RIVALS: The value of the Utah–BYU rivalry
Nov 21, 2018, 3:01 PM
SALT LAKE CITY — The University of Utah Utes are set to face off against the Brigham Young University Cougars this weekend and for the 93rd time since the 1922 season, adding another game to the Utah–BYU rivalry.
Game of the week
The Utes head into the game leading the PAC-12 South, going 8-3 overall and riding a two-game win streak following the loss of quarterback Tyler Huntley and running back Zack Moss. While BYU has failed to find their footing for the second straight year, entering the game 6-5 overall, mainly due to injuries and offensive coordinator rotations.
Both teams are playing well defensively, though. The Utes have the 16th best-ranked defense in the nation, allowing only 18.5 Pts/G while the Cougars are keeping teams to 20.5 Pts/G. A majority of the struggles plaguing both teams are the inconsistencies on the offensive end.
The quarterback play has been erratic for the Utes ever since Huntley went down with a broken collarbone against Arizona State when he collided with defensive back Demonte King late in the third quarter. The same can be said for the Cougars as Zach Wilson replaced Tanner Mangum in mid-October.
The Cougars come into Rice Eccles stadium not having won against the Utes since Nov. 28th, 2009, which has only added fuel to the fire even further.
On a recent episode of the KSL Newsradio hosted podcast, ‘Rivals’, former University of Utah quarterback Scott Mitchell and former BYU defensive lineman Jason Buck analyze the Utah–BYU rivalry and what it does for the sport.
Breaking down the Utah–BYU rivalry with ‘Rivals’
“I think rivalries are the best part of college football,” Scott Mitchell said. “I don’t know that we do enough even in college and I think that we could do a better job actually in celebrating them.”
Nothing compares to the overall success a rivalry as the recency of said teams. In today’s era of social media, there is no better time than now for a football program to perform on a national scale and create the drama and tension that is required for a full-blown rivalry.
But even then, Mitchell believes that other factors need to be taken into consideration.
“I think people look at the recency of things…So right now in the Utah, BYU rivalry, if you’re on the Utah side of things, you’re like, rest your players, this game doesn’t matter. It’s not really a rivalry, we’re not even in the same conference,” Mitchell said.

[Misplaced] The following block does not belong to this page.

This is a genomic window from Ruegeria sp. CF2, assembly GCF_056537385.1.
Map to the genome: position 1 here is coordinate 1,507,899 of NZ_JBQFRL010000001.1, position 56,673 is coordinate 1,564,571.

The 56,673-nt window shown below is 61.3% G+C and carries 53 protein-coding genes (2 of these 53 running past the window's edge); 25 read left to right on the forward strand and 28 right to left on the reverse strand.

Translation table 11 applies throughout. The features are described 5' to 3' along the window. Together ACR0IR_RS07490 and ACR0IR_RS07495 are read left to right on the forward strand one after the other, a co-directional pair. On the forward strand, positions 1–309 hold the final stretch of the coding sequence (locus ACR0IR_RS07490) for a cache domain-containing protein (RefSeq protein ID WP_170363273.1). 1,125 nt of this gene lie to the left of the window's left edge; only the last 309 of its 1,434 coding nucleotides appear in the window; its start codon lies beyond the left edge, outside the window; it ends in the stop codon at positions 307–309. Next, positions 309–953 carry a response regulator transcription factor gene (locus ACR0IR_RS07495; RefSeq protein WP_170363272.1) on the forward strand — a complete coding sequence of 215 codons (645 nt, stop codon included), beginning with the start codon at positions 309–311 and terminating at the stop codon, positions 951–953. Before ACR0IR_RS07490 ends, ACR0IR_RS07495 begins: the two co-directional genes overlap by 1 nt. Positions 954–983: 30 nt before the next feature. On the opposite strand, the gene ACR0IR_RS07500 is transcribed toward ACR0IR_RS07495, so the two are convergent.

But according to Jason Buck, one of the biggest issues with the Utah–BYU rivalry is that BYU is an independent school, therefore forfeiting the school’s affiliation with the NCAA conference.
“As an independent, BYU has virtually no rivalry with anybody in the United States of America,” Buck said. “That is a fact. They’ve got a little bit of a rivalry with Utah State, a little bit of a rivalry with Utah, not Boise State.”
He was quick to note that when you’re successful on the field, the rivalries have the ability to flourish and excel due to the fact that everyone wants to beat you.
“Back in the day when we dominated…we looked at Air Force but everybody wanted to beat BYU because we were on top,” Buck said. “And every time we rolled into Wyoming or New Mexico, or they came to our place, the stands were sold out and the crowds were going crazy because they wanted to beat BYU so bad.”
BYU has struggled in recent years, paving the way for the University of Utah to turn the tides and Mitchell believes that the Cougars should start to reconsider how to approach the rivalry game itself.
“BYU is just fighting to get relevance and bowl eligible and having a winning season. Beating their rival Utah, those are like benchmarks. Those are like big deals, those are the kinds of things that they can really grasp onto now,” Mitchell said.
What makes rivalries great though is the ebb and flows throughout history and is a necessity to being able to start the groundwork for a rivalry says Mitchell, “You have to look at this as the totality of the whole rivalry and how it’s kind of gone back and forth through the ages. And I think people need to see the great tradition of all this and celebrating and bringing awareness to those traditions.”
Buck also added that “You’ve got to have a conference buddy and you’ve got to nurture those rivalries. Build the game and build those rivalries.”
To hear more from Scott Mitchell and Jason Buck, you can download the entire episode from the ‘Rivals’ podcast at kslnewsradio.com.